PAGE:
Although an ounce of prevention may often be worth a pound of cure, there is an inherent and unfortunate tendency for prevention to be discouraging. Only in the midst of an epidemic are preventive efforts likely to be visible and dramatic. In most situations, something that is prevented is a nonevent. Individuals can hardly be expected to be aware of nonevents: these can be detected only by statistics. As a consequence, the benefits of prevention are more likely to appeal to our intellect than to our emotions.
Bad effects, on the other hand, are usually readily recognized. Because they are likely to occur in close temporal association with the preventive procedure, they are perceived as resulting from that procedure even when they are merely coincidental. Their emotional effects can be severe, the more so because something bad happened when good was expected.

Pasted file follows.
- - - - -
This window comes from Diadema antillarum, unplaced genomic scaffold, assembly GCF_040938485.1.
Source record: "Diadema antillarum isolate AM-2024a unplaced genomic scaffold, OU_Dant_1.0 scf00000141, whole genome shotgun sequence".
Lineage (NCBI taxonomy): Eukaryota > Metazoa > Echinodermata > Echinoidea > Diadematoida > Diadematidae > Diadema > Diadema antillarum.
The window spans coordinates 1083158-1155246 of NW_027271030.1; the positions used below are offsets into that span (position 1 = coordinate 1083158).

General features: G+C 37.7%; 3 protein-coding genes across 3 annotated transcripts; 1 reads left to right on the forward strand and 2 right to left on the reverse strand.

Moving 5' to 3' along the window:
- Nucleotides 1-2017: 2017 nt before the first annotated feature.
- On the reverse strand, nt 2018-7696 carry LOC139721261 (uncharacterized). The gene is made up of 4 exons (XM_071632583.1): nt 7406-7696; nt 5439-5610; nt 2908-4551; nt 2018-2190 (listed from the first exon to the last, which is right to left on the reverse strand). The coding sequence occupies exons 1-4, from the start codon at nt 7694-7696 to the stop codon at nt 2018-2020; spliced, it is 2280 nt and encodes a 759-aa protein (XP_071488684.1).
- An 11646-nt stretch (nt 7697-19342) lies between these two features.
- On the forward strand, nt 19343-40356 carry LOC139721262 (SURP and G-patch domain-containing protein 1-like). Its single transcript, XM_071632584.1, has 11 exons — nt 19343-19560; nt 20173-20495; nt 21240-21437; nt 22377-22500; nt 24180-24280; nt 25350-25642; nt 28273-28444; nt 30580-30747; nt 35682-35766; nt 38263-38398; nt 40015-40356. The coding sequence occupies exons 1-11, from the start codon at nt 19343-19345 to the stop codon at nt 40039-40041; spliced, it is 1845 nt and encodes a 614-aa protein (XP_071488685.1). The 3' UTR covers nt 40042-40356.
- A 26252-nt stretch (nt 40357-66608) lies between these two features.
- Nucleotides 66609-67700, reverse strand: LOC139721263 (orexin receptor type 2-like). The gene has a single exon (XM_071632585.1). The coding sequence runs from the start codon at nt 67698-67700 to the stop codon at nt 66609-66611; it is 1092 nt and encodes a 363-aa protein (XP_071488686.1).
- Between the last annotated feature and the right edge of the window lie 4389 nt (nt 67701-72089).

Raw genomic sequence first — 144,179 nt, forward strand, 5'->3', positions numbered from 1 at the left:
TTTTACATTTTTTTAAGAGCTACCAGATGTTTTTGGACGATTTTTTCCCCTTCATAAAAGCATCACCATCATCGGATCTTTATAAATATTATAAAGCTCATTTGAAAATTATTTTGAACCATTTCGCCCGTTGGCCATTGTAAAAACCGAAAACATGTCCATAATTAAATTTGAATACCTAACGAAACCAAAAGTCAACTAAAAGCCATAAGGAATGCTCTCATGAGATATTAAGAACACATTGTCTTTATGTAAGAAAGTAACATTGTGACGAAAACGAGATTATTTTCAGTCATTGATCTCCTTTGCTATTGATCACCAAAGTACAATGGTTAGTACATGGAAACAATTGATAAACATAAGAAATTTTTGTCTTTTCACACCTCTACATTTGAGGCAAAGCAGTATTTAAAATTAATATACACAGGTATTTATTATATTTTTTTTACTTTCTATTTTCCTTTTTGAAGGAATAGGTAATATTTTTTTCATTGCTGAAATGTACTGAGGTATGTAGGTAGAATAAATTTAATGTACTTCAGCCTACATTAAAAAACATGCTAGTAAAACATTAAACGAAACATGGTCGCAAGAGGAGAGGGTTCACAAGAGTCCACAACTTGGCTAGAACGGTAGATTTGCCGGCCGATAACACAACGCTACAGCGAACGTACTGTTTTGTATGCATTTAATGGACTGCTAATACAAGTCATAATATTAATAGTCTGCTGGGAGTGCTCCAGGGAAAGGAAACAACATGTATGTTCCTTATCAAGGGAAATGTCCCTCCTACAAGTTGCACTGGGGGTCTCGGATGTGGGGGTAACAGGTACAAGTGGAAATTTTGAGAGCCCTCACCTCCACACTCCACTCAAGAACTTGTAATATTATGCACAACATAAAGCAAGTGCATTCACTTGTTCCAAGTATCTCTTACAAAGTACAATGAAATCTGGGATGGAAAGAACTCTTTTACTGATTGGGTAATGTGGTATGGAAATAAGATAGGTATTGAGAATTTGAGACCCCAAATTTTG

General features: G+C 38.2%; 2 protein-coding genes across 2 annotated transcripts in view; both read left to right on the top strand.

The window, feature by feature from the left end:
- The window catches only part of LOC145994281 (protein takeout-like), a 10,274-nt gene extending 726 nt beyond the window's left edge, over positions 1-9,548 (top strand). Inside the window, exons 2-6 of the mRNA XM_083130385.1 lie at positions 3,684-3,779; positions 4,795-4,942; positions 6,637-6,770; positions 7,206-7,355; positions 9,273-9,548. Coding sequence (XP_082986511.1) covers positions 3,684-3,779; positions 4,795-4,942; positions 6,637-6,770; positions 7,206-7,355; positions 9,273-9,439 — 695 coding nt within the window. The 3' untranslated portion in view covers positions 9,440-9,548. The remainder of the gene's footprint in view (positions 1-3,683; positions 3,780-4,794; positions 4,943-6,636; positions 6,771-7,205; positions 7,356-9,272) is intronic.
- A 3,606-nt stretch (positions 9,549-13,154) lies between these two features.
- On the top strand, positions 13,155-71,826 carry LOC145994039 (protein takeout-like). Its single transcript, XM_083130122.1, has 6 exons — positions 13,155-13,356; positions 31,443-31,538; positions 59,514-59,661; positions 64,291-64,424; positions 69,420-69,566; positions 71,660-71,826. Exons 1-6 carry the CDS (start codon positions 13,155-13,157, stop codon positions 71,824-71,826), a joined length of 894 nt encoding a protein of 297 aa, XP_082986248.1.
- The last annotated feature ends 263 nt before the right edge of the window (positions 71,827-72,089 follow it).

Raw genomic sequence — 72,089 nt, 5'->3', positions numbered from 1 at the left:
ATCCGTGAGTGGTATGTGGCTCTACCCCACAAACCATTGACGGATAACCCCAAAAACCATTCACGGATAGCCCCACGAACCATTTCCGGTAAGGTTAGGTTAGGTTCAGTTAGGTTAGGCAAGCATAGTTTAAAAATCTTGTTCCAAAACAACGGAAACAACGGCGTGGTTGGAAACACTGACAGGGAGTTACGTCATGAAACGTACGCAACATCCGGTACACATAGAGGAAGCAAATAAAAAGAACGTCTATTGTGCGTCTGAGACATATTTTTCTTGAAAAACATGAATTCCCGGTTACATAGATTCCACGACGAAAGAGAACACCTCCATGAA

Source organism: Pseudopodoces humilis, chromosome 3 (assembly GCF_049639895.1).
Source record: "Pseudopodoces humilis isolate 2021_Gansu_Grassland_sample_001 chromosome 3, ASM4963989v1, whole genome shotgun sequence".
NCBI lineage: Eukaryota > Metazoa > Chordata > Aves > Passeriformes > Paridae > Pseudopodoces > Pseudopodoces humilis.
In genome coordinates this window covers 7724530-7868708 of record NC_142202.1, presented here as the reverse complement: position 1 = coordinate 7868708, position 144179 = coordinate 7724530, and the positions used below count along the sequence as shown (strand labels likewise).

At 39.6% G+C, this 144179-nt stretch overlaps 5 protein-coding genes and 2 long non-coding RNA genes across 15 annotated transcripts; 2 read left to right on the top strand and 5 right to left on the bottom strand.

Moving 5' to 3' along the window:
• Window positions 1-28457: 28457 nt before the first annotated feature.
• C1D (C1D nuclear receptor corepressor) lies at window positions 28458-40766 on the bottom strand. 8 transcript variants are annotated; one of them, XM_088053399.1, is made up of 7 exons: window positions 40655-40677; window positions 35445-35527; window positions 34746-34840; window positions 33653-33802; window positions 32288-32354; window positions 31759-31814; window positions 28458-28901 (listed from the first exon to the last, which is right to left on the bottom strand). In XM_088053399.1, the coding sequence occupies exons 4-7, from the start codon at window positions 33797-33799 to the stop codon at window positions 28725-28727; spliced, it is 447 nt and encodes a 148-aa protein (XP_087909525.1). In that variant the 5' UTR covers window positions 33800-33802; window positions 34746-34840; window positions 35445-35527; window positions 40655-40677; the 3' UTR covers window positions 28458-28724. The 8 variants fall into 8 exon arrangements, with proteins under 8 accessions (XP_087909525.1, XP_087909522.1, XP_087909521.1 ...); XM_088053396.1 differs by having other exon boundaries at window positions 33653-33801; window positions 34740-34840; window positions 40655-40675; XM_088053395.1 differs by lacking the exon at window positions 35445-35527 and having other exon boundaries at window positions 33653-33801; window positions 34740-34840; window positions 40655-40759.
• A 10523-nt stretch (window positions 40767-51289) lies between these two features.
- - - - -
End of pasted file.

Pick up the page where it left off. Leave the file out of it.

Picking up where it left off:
Prevention of tuberculosis by giving isoniazid to persons
Comstock GW. Prevention of Tuberculosis Among Tuberculin Reactors: Maximizing Benefits, Minimizing Risks. JAMA. 1986;256(19):2729–2730. doi:10.1001/jama.1986.03380190099036